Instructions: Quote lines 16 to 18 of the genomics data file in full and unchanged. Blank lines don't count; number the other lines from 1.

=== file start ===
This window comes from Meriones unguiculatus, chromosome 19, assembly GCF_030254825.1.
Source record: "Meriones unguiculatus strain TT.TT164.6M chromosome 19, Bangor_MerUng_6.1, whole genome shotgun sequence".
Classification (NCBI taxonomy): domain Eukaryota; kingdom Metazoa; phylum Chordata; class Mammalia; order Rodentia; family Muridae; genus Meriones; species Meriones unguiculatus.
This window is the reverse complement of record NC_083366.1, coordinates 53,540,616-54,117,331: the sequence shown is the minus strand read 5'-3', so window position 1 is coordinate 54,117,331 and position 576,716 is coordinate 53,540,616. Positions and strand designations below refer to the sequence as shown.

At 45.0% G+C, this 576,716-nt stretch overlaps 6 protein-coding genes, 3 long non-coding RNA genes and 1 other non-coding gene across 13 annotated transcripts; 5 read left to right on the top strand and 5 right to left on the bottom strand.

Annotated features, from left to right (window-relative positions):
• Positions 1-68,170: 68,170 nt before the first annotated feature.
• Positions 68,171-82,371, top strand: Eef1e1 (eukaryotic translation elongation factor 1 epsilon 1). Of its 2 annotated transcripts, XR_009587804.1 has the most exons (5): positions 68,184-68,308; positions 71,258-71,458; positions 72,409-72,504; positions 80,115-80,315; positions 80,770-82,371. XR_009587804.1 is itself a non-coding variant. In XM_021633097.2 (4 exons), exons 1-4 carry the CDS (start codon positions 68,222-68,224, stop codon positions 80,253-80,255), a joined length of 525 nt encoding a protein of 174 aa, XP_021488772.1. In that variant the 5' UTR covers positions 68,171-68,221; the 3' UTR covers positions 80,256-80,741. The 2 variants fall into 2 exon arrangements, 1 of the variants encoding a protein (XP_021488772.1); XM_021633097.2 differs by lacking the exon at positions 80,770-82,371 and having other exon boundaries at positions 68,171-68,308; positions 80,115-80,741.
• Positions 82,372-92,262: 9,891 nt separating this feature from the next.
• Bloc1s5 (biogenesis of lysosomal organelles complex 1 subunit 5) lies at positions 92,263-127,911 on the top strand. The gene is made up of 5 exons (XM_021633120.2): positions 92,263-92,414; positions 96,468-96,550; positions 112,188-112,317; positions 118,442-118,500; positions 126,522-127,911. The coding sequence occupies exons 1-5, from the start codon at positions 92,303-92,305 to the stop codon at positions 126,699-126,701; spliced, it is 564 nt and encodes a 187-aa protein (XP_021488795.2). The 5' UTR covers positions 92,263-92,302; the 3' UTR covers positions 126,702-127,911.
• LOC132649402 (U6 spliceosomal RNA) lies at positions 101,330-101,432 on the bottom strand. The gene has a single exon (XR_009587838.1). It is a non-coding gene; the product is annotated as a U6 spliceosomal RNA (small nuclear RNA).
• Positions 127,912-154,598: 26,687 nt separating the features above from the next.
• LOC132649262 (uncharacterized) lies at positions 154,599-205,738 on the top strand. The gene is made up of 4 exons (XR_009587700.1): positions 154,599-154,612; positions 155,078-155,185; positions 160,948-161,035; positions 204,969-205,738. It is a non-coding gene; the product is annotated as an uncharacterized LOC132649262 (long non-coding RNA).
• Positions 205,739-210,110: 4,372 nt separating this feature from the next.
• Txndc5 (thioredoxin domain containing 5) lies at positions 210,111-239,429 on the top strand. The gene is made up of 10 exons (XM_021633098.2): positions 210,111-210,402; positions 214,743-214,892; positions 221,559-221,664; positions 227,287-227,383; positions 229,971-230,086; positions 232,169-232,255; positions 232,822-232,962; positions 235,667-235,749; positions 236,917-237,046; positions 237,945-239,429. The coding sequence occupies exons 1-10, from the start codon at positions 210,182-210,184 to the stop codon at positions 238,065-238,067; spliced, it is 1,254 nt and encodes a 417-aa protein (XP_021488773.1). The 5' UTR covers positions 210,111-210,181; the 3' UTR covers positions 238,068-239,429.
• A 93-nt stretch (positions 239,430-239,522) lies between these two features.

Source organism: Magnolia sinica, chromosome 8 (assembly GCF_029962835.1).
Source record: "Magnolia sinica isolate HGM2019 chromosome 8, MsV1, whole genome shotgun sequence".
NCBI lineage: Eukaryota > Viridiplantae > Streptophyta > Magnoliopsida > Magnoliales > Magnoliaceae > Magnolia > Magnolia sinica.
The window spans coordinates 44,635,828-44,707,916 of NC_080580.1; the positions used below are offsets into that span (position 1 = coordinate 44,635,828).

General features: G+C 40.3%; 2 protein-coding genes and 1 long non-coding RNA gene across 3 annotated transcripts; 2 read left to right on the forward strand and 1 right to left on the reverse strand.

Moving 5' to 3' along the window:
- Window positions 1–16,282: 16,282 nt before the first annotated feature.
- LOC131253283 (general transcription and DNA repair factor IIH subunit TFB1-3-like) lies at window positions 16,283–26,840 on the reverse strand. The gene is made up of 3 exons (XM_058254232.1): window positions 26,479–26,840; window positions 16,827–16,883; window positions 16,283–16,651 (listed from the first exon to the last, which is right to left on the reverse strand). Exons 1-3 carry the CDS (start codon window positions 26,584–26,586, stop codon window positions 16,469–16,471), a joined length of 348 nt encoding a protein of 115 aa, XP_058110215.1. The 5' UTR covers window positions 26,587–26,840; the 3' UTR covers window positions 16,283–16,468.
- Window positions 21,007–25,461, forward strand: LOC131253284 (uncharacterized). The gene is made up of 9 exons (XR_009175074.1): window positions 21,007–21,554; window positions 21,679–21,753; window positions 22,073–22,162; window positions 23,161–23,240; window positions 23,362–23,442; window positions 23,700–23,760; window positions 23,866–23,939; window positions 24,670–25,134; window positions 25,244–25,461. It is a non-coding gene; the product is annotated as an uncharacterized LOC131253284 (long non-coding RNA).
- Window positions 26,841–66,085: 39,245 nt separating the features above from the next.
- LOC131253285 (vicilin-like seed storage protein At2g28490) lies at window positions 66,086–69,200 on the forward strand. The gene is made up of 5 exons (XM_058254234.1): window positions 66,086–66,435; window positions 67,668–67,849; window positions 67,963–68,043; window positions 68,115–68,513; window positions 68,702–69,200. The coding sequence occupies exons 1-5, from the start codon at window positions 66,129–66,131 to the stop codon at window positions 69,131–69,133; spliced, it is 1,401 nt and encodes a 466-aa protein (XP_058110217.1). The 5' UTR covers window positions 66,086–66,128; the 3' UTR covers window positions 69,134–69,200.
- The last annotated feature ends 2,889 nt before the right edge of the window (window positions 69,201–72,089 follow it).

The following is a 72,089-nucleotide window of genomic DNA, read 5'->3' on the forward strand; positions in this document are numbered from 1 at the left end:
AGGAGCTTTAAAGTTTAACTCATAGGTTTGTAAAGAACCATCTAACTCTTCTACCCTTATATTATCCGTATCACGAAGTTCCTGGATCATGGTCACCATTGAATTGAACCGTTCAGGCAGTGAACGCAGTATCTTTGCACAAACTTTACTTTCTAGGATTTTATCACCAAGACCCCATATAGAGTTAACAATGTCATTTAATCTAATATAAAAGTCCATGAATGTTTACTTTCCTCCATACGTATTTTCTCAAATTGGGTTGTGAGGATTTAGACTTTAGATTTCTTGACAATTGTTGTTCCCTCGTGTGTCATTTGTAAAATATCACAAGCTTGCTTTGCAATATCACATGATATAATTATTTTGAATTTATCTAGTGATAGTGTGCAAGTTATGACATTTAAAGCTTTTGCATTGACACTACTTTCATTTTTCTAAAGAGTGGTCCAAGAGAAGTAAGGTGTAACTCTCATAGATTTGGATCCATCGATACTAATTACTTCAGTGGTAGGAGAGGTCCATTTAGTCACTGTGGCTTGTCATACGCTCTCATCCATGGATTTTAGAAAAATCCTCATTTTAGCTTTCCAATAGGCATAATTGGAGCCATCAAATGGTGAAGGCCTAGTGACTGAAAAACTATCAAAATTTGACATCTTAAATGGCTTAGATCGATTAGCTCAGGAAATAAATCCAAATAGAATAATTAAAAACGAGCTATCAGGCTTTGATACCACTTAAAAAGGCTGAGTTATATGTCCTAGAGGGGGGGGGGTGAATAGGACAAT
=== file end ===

• A 93-nt stretch (positions 239,430-239,522) lies between these two features.

Source organism: Magnolia sinica, chromosome 8 (assembly GCF_029962835.1).
Source record: "Magnolia sinica isolate HGM2019 chromosome 8, MsV1, whole genome shotgun sequence".